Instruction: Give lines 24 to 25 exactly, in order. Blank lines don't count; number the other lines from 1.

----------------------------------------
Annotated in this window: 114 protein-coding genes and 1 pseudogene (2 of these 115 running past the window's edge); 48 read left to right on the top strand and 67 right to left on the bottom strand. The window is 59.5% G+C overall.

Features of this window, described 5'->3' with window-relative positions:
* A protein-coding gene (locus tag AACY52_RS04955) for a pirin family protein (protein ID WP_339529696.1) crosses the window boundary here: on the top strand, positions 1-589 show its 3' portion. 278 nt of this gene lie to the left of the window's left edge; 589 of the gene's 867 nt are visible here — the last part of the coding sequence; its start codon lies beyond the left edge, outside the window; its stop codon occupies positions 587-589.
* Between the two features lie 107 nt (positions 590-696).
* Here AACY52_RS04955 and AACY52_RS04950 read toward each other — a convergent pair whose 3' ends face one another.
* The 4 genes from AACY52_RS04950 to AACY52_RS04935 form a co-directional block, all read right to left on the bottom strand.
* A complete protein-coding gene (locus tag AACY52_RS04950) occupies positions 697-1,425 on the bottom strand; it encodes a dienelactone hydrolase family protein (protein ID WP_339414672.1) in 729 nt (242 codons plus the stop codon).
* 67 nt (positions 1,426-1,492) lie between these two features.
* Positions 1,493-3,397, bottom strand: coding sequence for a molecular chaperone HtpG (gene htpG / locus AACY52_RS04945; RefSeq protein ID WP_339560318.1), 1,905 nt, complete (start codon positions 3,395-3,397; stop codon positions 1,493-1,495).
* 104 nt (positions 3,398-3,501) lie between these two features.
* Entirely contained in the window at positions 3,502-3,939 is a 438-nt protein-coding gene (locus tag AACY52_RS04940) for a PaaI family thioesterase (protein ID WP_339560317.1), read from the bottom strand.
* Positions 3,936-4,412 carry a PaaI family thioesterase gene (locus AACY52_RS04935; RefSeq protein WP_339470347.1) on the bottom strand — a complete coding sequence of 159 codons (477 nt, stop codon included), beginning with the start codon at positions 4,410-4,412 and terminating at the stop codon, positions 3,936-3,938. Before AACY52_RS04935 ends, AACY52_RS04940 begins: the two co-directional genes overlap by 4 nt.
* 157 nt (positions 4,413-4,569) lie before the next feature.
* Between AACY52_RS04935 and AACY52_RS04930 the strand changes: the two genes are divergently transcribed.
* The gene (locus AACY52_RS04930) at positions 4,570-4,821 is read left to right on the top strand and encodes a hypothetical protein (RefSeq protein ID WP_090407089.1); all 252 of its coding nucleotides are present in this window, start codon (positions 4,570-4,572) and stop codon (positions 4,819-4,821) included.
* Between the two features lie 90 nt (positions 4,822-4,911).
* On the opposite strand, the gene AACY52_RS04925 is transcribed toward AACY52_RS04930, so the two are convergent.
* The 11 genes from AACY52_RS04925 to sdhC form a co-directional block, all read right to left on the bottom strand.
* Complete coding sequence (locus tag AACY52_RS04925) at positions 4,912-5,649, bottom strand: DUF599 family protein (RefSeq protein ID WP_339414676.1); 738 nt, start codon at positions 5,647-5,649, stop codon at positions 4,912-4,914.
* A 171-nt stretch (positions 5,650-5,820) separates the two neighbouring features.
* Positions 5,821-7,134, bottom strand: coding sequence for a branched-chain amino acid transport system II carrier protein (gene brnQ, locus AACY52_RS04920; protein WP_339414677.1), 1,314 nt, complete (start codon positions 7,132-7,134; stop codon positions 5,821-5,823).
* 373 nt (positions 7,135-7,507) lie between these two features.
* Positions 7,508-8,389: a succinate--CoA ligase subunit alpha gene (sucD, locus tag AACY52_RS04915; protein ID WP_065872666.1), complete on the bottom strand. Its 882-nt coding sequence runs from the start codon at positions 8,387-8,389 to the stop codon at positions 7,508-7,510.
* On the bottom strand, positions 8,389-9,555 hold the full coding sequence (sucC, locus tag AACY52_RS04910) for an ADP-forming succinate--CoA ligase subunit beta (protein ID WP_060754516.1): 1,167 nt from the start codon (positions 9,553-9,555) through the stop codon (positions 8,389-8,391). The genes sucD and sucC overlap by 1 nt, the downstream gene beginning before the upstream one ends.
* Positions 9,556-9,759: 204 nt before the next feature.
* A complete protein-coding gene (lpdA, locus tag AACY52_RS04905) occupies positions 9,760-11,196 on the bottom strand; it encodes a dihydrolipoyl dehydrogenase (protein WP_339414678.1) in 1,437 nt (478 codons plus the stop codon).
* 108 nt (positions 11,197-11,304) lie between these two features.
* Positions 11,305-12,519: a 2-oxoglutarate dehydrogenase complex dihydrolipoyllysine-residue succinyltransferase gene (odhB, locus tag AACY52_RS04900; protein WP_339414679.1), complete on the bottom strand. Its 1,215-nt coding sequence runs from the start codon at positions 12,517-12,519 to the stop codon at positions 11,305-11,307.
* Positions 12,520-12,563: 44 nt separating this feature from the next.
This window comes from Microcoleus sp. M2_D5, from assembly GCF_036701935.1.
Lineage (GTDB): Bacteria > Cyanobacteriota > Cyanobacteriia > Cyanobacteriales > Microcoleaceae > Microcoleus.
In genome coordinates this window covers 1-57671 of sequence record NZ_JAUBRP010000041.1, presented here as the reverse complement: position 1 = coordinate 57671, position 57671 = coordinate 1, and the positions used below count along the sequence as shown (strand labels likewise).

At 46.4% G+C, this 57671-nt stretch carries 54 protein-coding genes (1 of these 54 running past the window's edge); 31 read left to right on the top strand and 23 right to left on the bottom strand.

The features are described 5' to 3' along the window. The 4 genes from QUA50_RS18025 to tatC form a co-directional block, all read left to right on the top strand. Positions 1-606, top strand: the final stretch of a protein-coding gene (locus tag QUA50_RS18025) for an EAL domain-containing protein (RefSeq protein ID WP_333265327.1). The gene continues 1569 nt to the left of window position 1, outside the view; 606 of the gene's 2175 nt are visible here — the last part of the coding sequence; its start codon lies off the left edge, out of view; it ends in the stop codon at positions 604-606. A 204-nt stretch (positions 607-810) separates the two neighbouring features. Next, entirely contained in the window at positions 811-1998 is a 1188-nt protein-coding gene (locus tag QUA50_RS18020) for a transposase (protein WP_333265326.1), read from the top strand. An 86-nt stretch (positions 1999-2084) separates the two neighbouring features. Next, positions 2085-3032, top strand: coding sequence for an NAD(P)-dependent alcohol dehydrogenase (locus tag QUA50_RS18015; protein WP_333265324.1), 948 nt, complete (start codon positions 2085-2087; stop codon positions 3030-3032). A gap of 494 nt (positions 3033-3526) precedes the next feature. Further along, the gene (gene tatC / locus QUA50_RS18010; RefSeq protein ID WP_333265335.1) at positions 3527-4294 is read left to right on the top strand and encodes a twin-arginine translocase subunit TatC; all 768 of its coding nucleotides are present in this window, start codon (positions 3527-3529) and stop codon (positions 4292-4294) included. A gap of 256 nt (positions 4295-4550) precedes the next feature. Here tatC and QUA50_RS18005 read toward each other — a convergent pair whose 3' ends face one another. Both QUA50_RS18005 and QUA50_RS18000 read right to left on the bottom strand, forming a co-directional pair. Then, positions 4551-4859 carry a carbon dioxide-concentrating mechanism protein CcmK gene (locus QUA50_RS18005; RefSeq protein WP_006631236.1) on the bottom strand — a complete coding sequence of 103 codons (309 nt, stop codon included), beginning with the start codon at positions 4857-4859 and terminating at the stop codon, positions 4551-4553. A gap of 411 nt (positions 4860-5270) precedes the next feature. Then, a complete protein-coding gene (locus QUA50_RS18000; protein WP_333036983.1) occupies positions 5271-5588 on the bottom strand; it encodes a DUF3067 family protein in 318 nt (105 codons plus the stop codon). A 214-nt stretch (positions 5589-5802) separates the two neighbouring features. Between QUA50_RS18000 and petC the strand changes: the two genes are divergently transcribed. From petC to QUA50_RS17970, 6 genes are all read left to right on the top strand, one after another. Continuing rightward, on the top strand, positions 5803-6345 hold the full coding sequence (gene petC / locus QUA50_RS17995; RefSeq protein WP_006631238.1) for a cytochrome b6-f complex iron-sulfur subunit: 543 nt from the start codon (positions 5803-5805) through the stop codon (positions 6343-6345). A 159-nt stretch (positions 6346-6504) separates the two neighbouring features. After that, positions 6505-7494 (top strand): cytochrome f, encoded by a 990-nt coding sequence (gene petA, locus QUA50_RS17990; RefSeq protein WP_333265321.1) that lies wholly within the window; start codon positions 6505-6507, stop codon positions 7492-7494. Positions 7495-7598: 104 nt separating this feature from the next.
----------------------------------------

* On the bottom strand, positions 8,389-9,555 hold the full coding sequence (sucC, locus tag AACY52_RS04910) for an ADP-forming succinate--CoA ligase subunit beta (protein ID WP_060754516.1): 1,167 nt from the start codon (positions 9,553-9,555) through the stop codon (positions 8,389-8,391). The genes sucD and sucC overlap by 1 nt, the downstream gene beginning before the upstream one ends.
* Positions 9,556-9,759: 204 nt before the next feature.